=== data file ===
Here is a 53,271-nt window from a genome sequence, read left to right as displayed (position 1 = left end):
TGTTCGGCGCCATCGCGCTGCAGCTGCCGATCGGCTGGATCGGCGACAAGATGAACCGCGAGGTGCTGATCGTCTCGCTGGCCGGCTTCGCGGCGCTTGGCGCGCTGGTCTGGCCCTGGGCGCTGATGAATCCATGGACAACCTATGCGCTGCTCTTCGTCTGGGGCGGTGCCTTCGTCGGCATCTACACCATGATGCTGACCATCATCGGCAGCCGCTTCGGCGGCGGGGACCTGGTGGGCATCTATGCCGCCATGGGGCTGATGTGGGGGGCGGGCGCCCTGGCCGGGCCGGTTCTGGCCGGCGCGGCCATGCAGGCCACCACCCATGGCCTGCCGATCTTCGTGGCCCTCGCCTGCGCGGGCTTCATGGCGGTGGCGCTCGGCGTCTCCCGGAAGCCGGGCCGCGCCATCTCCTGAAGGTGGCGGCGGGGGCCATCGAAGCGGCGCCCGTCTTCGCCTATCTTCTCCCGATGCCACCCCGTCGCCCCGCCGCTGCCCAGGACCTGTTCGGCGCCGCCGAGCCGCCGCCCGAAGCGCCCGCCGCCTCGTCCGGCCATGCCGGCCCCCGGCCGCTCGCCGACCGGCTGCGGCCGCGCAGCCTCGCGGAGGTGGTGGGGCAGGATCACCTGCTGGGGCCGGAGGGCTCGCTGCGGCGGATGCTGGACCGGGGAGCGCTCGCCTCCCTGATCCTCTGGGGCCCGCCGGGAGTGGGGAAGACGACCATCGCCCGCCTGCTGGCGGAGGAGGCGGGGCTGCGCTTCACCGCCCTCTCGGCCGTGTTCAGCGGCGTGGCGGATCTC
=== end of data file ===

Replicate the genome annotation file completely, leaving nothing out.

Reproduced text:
Here is a 53,271-nt window from a genome sequence, read left to right as displayed (position 1 = left end):
TGTTCGGCGCCATCGCGCTGCAGCTGCCGATCGGCTGGATCGGCGACAAGATGAACCGCGAGGTGCTGATCGTCTCGCTGGCCGGCTTCGCGGCGCTTGGCGCGCTGGTCTGGCCCTGGGCGCTGATGAATCCATGGACAACCTATGCGCTGCTCTTCGTCTGGGGCGGTGCCTTCGTCGGCATCTACACCATGATGCTGACCATCATCGGCAGCCGCTTCGGCGGCGGGGACCTGGTGGGCATCTATGCCGCCATGGGGCTGATGTGGGGGGCGGGCGCCCTGGCCGGGCCGGTTCTGGCCGGCGCGGCCATGCAGGCCACCACCCATGGCCTGCCGATCTTCGTGGCCCTCGCCTGCGCGGGCTTCATGGCGGTGGCGCTCGGCGTCTCCCGGAAGCCGGGCCGCGCCATCTCCTGAAGGTGGCGGCGGGGGCCATCGAAGCGGCGCCCGTCTTCGCCTATCTTCTCCCGATGCCACCCCGTCGCCCCGCCGCTGCCCAGGACCTGTTCGGCGCCGCCGAGCCGCCGCCCGAAGCGCCCGCCGCCTCGTCCGGCCATGCCGGCCCCCGGCCGCTCGCCGACCGGCTGCGGCCGCGCAGCCTCGCGGAGGTGGTGGGGCAGGATCACCTGCTGGGGCCGGAGGGCTCGCTGCGGCGGATGCTGGACCGGGGAGCGCTCGCCTCCCTGATCCTCTGGGGCCCGCCGGGAGTGGGGAAGACGACCATCGCCCGCCTGCTGGCGGAGGAGGCGGGGCTGCGCTTCACCGCCCTCTCGGCCGTGTTCAGCGGCGTGGCGGATCTC